El Salvador: Motion, Dáil Éireann debate

Thursday 10 Dec 1981

From the 1904 Casement Report detailing abuses in the Congo Free State which was under the private ownership of King Leopold II of Belgium to Mary Robinson’s role as High Commissioner for Human Rights, Irish people have been active as rapporteurs on human rights issues internationally.


Michael D Higgins's intervention on a motion on El Salvador in a Dáil Éireann debate, 10 Dec 1981. Photo as reprinted in large format on a wall at the Irish Global Solidarity in 100 Objects exhibition, Feb 2020. Photo: Tony Daly/developmenteducation.ie

Extract from Michael D Higgins’s intervention on a motion on El Salvador in a Dáil Éireann debate, 10 Dec 1981

“In 1981 we would think it disgraceful if we read in the reported debates of an Assembly that somebody had ignored the conditions of the Irish Famine in the last century, that somebody had ignored the brutal murder of Irish civilians. Yet, at the same time I find it difficult to understand why so few people are interested in the fact that conditions in El Salvador, which are so atrocious — I think the number of people who have been murdered and who have gone missing must be understood and expressed as a percentage of the total population — should excite so little concern among public representatives on this occasion in this House.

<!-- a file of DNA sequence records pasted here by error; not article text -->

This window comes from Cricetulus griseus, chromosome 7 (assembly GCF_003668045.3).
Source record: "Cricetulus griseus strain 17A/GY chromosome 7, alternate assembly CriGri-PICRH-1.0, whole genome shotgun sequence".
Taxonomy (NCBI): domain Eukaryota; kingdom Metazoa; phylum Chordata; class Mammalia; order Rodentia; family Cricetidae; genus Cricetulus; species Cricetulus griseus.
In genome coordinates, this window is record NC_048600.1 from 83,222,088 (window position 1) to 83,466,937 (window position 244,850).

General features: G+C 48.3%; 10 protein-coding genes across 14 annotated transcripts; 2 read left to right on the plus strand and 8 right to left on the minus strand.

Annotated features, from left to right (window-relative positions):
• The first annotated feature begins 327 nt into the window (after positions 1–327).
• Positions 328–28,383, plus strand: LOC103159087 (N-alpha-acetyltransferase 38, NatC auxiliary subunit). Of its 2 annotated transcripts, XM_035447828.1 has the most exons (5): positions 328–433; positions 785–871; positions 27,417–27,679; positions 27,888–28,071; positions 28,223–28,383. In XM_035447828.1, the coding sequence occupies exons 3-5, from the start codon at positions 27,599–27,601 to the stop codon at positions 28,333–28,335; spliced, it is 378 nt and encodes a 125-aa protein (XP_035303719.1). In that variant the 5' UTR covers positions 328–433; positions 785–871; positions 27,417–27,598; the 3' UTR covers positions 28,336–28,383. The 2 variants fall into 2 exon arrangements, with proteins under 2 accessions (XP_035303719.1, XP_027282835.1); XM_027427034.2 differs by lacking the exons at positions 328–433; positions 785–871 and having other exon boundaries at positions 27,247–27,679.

It is an issue that concerns humanity: 45,000 people are dead, many more people are missing without trace. When we cut through the rhetoric and language we know that when evening falls in the country about which we speak an uncertainty is generated among its population, an uncertainty that is unusual in so far as it brings death, absence and not only death and absence but the later witness of mutilation.

It is important that an assembly like this, which is privileged in the Western world to enjoy the freedom to discuss conditions of debate and difference, should not be silent on this issue, that we should speak unequivocally and strongly on it.”


This segment is from a speech given by recently elected TD Michael D. Higgins and is another example in this tradition. Higgins would subsequently lead a monitoring visit from an Irish delegation to El Salvador, who were stopped at gunpoint from entering the country to investigate mass killings during a bloody civil war.

As President, Michael D. Higgins returned to El Salvador 31 years later.

Source: House of the Oireachtas

Date: 1981

Photo: Chris Bellew/Fennell Photography